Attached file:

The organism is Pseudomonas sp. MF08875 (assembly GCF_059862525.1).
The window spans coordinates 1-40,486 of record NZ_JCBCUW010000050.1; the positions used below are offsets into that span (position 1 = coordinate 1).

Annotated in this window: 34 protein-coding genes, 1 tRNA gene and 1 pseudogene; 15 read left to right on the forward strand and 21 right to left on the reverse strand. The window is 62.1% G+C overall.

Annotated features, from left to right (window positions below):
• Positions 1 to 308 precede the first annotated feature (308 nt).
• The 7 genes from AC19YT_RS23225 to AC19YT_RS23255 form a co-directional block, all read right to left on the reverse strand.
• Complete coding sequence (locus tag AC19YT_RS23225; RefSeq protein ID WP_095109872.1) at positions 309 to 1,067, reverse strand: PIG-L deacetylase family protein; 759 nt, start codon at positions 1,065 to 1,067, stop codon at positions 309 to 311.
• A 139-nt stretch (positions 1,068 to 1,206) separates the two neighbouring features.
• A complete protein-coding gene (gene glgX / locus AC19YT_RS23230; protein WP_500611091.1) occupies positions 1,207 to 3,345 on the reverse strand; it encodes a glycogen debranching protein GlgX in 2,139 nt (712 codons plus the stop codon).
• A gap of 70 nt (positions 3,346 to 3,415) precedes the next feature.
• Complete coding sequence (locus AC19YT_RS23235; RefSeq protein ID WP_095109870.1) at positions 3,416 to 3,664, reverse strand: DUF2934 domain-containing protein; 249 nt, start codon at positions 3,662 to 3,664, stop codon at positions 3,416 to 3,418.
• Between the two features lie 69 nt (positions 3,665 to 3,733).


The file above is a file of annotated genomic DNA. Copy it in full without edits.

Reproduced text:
The organism is Pseudomonas sp. MF08875 (assembly GCF_059862525.1).
The window spans coordinates 1-40,486 of record NZ_JCBCUW010000050.1; the positions used below are offsets into that span (position 1 = coordinate 1).

Annotated in this window: 34 protein-coding genes, 1 tRNA gene and 1 pseudogene; 15 read left to right on the forward strand and 21 right to left on the reverse strand. The window is 62.1% G+C overall.

Annotated features, from left to right (window positions below):
• Positions 1 to 308 precede the first annotated feature (308 nt).
• The 7 genes from AC19YT_RS23225 to AC19YT_RS23255 form a co-directional block, all read right to left on the reverse strand.
• Complete coding sequence (locus tag AC19YT_RS23225; RefSeq protein ID WP_095109872.1) at positions 309 to 1,067, reverse strand: PIG-L deacetylase family protein; 759 nt, start codon at positions 1,065 to 1,067, stop codon at positions 309 to 311.
• A 139-nt stretch (positions 1,068 to 1,206) separates the two neighbouring features.
• A complete protein-coding gene (gene glgX / locus AC19YT_RS23230; protein WP_500611091.1) occupies positions 1,207 to 3,345 on the reverse strand; it encodes a glycogen debranching protein GlgX in 2,139 nt (712 codons plus the stop codon).
• A gap of 70 nt (positions 3,346 to 3,415) precedes the next feature.
• Complete coding sequence (locus AC19YT_RS23235; RefSeq protein ID WP_095109870.1) at positions 3,416 to 3,664, reverse strand: DUF2934 domain-containing protein; 249 nt, start codon at positions 3,662 to 3,664, stop codon at positions 3,416 to 3,418.
• Between the two features lie 69 nt (positions 3,665 to 3,733).